Dr. Pewsey was the brother of my husband’s great-great grandmother, Rosanna Jeanette Pewsey Hollingsworth.
His obituary was published on 17 Dec 1931 in the Storm Lake Iowa Pilot-Tribune, Storm Lake, Buena Vista County, Iowa.
Funeral Held for Dr. Pewsey
Well Known Resident of County Laid to Rest – Pioneer in This Section
Funeral services for Dr. D.C. Pewsey, who died at the home of Mrs. Anna Sweet, east of Truesdale, Sunday morning, following an illness of some time, were held from the Methodist church at Truesdale, Tuesday afternoon, at 2 o’clock, following short services at the Hughes Funeral Chapel. Rev. L.H. Pruel officiated. Burial was in the Storm Lake cemetery.
Bearers were George Sweet, Henry Berkler, Ehman Berkler, Harold Hoffman, and Elmer Pewsey, grand-nephews of Mr. Pewsey.
D.C. Pewsey, son of the late Mr. and Mrs. David Pewsey, was born in Bloomfield, Ontario, Canada, September 10, 1845.
When he was three years old he moved with his parents to McGillery, Canada. Here he resided with his parents until he grew to young manhood, after which his parents moved to Clinton county, Iowa, in 1866, where they homesteaded.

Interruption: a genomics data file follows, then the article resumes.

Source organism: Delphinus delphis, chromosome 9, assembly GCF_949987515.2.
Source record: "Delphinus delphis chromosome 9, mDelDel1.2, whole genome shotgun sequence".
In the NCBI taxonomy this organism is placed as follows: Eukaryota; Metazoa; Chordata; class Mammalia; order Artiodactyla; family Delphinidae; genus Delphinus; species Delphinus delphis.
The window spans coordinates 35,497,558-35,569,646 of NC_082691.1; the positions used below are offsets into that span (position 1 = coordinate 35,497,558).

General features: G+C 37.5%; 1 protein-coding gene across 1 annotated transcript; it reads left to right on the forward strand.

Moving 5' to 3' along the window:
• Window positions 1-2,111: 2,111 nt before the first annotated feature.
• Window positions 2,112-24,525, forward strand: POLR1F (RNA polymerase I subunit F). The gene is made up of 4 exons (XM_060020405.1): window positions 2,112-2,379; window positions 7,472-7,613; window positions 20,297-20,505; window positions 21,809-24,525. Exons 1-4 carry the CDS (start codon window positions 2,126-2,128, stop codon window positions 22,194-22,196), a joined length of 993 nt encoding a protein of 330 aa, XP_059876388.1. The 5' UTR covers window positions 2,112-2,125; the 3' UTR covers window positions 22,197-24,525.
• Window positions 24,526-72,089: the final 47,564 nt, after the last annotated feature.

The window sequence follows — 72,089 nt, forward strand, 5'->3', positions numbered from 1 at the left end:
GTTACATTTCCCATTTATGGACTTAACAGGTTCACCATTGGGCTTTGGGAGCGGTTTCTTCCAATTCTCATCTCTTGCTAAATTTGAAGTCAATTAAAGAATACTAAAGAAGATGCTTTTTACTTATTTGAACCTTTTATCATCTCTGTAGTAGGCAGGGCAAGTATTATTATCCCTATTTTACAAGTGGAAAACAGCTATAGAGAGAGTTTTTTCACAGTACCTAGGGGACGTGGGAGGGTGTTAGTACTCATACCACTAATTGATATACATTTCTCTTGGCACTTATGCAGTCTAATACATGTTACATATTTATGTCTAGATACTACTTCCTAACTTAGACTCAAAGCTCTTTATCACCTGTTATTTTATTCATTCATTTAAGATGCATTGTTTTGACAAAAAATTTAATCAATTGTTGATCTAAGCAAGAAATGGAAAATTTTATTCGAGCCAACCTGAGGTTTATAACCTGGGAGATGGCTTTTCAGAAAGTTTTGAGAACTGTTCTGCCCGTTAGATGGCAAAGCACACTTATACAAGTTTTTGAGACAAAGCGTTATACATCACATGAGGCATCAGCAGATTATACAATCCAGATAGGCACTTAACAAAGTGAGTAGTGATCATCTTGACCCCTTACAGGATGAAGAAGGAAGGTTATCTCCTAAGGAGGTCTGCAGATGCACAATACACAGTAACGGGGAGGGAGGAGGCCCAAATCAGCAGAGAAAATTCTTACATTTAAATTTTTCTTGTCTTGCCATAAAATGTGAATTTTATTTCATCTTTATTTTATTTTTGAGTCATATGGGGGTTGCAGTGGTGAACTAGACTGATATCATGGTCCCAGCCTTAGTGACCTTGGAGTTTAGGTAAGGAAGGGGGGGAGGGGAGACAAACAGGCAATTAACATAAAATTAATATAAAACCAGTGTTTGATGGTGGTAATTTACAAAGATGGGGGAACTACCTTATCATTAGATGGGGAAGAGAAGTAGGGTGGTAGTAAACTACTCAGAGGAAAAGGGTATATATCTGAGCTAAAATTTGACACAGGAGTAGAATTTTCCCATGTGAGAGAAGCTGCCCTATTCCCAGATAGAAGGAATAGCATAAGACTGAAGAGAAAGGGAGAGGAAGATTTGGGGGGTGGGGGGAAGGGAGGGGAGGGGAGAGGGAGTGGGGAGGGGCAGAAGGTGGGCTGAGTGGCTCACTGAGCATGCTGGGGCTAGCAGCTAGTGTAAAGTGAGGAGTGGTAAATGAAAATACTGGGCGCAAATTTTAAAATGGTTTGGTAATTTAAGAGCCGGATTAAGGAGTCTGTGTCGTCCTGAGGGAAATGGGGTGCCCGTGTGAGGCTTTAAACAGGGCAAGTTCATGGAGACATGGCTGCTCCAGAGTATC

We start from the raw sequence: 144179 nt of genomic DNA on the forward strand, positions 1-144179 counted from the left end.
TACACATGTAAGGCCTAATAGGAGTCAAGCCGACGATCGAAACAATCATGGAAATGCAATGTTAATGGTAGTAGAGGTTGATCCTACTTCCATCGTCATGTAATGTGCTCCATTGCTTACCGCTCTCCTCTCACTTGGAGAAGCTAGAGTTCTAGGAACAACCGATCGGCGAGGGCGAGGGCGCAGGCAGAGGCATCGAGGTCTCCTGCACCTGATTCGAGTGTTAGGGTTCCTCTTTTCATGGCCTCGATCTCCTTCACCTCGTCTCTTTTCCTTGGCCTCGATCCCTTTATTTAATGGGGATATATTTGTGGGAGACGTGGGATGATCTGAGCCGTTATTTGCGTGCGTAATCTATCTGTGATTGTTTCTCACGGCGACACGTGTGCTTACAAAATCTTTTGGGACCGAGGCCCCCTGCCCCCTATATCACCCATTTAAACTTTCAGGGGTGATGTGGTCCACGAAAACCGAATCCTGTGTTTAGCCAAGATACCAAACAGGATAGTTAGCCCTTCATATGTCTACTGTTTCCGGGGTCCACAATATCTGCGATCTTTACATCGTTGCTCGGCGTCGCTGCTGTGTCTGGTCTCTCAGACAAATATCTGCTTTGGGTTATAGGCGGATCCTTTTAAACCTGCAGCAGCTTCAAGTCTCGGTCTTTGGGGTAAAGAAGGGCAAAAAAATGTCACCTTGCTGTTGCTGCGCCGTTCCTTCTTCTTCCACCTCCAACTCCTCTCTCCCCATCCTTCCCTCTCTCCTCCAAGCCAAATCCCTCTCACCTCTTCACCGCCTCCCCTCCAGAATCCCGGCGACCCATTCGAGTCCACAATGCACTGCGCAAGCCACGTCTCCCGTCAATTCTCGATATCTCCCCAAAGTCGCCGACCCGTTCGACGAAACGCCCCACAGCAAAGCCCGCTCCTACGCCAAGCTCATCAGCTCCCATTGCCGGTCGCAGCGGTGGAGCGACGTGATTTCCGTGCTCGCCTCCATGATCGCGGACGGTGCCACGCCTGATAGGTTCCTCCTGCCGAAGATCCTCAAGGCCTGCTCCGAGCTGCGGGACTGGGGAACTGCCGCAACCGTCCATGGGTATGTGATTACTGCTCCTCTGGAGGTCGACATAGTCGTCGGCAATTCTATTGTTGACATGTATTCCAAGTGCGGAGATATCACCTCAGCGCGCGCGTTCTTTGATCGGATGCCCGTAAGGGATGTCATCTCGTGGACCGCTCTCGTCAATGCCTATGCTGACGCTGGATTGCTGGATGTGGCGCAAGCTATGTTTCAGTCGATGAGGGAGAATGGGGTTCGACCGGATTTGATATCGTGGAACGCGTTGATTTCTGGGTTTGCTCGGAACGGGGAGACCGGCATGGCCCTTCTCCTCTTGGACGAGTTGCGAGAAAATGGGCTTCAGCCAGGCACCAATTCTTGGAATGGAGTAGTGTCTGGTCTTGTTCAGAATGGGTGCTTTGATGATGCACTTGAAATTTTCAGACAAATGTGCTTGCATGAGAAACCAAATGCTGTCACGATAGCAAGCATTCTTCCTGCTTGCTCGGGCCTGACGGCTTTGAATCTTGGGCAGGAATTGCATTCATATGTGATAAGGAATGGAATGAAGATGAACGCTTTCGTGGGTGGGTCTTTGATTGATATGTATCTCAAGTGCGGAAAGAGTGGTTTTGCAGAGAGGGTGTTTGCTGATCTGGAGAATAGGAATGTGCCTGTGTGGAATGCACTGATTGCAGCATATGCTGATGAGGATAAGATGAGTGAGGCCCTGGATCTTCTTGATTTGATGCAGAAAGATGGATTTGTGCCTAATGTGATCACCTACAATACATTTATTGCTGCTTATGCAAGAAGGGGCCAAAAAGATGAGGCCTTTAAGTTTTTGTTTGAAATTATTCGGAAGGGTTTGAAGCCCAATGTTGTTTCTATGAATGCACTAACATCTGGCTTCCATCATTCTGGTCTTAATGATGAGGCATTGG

In 186[?] he moved with his parents to Buena Vista county where he spent the remainder of his earthly life. The past 22 years of his life he made his home with Mrs. Anna Sweet, east of Truesdale.
Mr. Pewsey, better known as “Doc” Pewsey, was the last member of a generation of Pewseys. He was one of the early pioneers, who endured many hardships of the early days.
“Doc” Pewsey was a good man with a kindly and sympathetic spirit. [...] He was a great lover of the Bible. Three times he had read the entire book and many portions of it had he re-read. He was a member of the Methodist church and for many years served as Sunday School Superintendant.
During the past 2[?] years of Mr. Pewsey’s life, he had been in poor health, making it necessary to submit to a number of operations. But in spite of this and much suffering, he enjoyed life to the very end.
“Doc” Pewsey’s life came to an end Sunday morning at about 7 o’clock, after a lingering illness of 10 weeks, during which time all that loving hands could do was done for him.
He leaves to mourn his death many nieces and nephews, great nieces and nephews, and [can't read] of friends.